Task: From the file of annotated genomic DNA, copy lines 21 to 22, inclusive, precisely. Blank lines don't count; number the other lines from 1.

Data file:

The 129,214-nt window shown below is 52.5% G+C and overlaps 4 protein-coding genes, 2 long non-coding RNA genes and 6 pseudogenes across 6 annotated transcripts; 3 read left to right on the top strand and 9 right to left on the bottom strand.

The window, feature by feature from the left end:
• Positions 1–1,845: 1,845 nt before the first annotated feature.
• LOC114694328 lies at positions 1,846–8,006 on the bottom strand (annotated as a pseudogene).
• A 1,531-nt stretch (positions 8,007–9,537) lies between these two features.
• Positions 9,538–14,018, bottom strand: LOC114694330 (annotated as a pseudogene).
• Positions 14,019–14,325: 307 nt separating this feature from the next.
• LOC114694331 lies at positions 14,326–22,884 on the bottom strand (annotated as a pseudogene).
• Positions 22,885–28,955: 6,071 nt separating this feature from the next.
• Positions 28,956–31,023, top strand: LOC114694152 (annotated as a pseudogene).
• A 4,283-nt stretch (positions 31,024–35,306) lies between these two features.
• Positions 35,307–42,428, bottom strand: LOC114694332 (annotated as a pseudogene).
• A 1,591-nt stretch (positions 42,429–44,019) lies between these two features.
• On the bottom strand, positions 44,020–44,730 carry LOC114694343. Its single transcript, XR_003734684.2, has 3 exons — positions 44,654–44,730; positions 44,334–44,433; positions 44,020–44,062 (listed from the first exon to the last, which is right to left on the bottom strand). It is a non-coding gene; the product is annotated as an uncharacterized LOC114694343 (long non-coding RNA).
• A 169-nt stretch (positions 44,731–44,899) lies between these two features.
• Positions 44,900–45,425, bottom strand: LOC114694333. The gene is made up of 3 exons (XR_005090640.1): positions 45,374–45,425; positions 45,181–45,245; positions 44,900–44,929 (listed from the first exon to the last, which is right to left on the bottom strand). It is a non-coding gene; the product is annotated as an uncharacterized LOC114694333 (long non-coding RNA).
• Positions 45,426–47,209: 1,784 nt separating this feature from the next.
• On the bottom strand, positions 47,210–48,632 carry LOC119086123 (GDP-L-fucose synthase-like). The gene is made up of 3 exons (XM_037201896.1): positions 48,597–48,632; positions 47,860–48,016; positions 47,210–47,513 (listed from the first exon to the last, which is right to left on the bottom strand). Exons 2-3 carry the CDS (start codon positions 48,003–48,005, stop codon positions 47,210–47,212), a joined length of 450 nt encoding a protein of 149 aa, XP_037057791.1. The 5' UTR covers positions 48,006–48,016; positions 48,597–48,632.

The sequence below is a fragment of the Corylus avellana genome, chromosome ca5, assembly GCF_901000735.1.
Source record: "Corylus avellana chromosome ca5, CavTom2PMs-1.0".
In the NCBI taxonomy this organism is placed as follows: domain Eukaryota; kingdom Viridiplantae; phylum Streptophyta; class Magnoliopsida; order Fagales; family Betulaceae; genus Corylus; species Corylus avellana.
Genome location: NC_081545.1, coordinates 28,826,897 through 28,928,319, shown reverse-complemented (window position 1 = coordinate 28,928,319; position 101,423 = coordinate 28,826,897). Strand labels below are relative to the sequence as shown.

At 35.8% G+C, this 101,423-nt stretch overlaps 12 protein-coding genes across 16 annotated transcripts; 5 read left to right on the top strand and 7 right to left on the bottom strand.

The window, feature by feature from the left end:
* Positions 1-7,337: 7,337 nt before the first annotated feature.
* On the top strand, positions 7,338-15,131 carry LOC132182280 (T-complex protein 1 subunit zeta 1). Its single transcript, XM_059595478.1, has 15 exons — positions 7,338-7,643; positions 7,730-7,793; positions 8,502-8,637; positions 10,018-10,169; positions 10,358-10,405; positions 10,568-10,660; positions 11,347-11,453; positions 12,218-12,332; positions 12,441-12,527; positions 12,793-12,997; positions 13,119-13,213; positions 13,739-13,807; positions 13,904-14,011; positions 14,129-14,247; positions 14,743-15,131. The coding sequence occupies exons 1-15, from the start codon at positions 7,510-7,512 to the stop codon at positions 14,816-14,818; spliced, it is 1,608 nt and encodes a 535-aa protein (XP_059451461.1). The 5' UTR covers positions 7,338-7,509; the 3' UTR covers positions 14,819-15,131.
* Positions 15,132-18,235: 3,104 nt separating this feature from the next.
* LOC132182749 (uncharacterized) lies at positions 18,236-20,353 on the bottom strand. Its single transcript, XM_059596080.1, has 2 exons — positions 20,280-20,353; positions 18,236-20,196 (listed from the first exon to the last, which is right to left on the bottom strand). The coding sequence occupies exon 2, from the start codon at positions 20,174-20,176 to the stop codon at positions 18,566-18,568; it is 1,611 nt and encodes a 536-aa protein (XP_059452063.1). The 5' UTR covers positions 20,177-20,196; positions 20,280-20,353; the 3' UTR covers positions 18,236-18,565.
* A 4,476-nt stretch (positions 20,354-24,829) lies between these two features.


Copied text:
In the NCBI taxonomy this organism is placed as follows: domain Eukaryota; kingdom Viridiplantae; phylum Streptophyta; class Magnoliopsida; order Fagales; family Betulaceae; genus Corylus; species Corylus avellana.
Genome location: NC_081545.1, coordinates 28,826,897 through 28,928,319, shown reverse-complemented (window position 1 = coordinate 28,928,319; position 101,423 = coordinate 28,826,897). Strand labels below are relative to the sequence as shown.